The Audit Committee shall be composed of at least three directors, each of whom shall be financially literate, as such qualification is interpreted by the Board of Directors in its business judgment (or, if any new member of the Committee at the time of his or her appointment is not then financially literate, such member shall become so within a reasonable period of time thereafter). In addition, at least one member of the Committee, preferably the Chairman of the Committee, shall have accounting or related financial management expertise, as such qualification is interpreted by the Board of Directors in its business judgment. Furthermore, the composition of the Committee shall satisfy the independence requirements of the SEC and the NYSE, all as determined by the Board of Directors. Director retainer and meeting fees shall be the only compensation that Committee members may receive from the company. No member of the Committee may own directly or indirectly more than twenty percent of the company’s common stock. No member of the Audit Committee may serve on the audit committee of more than three public companies.

Administration of the Committee

Regular meetings of the Audit Committee shall be held at least four times per year. The Audit Committee shall meet separately, as often as may be deemed necessary or appropriate in its judgment with the company’s management, internal auditors and independent auditor. Special meetings of the Audit Committee may be convened by the Chairman or a majority of the Committee members. The internal auditors or the independent auditor may request a meeting if they consider that one is necessary. The Audit Committee may form subcommittees and delegate authority to subcommittees when appropriate.

The Audit Committee shall have the authority, to the extent it deems necessary or appropriate, to retain special legal, accounting or other consultants to advise the Committee. The Audit Committee shall have the authority to retain and compensate such advisors without seeking further approval and shall receive appropriate funding, as determined by the Audit Committee, from the company to compensate such advisors and the independent auditor and for payment of ordinary administrative expenses of the Audit Committee that are necessary or appropriate in carrying out its duties. The Audit Committee shall have the authority to conduct or authorize investigations into any matters within its scope of responsibilities and shall have the authority to retain outside advisors to assist the Committee in the conduct of any investigation.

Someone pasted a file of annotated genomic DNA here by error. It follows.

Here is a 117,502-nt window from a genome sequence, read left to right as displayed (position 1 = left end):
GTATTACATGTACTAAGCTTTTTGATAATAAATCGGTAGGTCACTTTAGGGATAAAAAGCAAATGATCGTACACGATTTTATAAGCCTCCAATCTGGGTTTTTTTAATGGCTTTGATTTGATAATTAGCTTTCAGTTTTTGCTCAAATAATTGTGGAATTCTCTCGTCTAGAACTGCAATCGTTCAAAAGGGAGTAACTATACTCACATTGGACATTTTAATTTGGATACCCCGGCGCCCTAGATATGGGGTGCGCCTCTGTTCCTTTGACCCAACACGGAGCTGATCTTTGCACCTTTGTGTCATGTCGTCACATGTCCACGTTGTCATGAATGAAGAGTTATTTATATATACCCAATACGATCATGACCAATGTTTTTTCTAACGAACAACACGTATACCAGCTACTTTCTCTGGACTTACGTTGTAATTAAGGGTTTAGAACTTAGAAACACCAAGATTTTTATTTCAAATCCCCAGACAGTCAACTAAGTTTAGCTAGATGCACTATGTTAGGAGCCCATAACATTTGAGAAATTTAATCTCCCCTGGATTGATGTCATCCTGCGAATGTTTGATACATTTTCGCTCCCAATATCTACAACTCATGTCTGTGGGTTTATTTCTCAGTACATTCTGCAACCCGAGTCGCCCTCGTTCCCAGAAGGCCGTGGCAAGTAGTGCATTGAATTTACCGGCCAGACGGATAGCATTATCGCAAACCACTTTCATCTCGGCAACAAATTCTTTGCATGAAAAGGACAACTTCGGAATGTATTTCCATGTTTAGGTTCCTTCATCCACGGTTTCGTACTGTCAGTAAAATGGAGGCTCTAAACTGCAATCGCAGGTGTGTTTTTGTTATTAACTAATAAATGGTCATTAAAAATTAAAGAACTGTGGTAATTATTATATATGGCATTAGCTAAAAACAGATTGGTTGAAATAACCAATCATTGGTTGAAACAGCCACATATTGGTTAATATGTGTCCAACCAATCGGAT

Board Reporting

The Chairman of the Audit Committee shall report the results of each Audit Committee meeting at the next regular meeting of the Board of Directors, and shall review with the Board of Directors any issues that arise with respect to the items listed in I.A.1 through I.A.5 above.

Other Matters

Each year the Chairman of the Committee shall discuss the Committee’s performance with each Committee member, following which discussions the Chairman shall lead the Committee in a review of its performance. The annual evaluation shall include a review of the Committee’s charter.

Last edited by pratikkk; March 29th, 2011 at 12:53 PM..